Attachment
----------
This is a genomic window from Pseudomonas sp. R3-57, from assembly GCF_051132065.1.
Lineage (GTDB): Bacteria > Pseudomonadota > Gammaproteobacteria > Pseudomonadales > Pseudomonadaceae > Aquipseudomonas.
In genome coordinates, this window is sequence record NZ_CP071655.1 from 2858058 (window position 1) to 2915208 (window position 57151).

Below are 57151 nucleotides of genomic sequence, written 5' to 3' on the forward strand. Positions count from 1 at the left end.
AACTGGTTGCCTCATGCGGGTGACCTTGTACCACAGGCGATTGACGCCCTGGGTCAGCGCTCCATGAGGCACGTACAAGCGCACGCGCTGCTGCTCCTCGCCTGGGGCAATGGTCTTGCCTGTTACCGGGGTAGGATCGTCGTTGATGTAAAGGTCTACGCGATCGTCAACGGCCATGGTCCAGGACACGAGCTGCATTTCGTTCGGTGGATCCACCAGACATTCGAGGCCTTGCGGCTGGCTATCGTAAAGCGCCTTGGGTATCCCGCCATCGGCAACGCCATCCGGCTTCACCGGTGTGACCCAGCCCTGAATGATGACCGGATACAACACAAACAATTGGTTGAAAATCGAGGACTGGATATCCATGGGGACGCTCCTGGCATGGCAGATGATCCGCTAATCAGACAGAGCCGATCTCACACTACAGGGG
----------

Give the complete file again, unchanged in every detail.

This is a genomic window from Pseudomonas sp. R3-57, from assembly GCF_051132065.1.
Lineage (GTDB): Bacteria > Pseudomonadota > Gammaproteobacteria > Pseudomonadales > Pseudomonadaceae > Aquipseudomonas.
In genome coordinates, this window is sequence record NZ_CP071655.1 from 2858058 (window position 1) to 2915208 (window position 57151).

Below are 57151 nucleotides of genomic sequence, written 5' to 3' on the forward strand. Positions count from 1 at the left end.
AACTGGTTGCCTCATGCGGGTGACCTTGTACCACAGGCGATTGACGCCCTGGGTCAGCGCTCCATGAGGCACGTACAAGCGCACGCGCTGCTGCTCCTCGCCTGGGGCAATGGTCTTGCCTGTTACCGGGGTAGGATCGTCGTTGATGTAAAGGTCTACGCGATCGTCAACGGCCATGGTCCAGGACACGAGCTGCATTTCGTTCGGTGGATCCACCAGACATTCGAGGCCTTGCGGCTGGCTATCGTAAAGCGCCTTGGGTATCCCGCCATCGGCAACGCCATCCGGCTTCACCGGTGTGACCCAGCCCTGAATGATGACCGGATACAACACAAACAATTGGTTGAAAATCGAGGACTGGATATCCATGGGGACGCTCCTGGCATGGCAGATGATCCGCTAATCAGACAGAGCCGATCTCACACTACAGGGG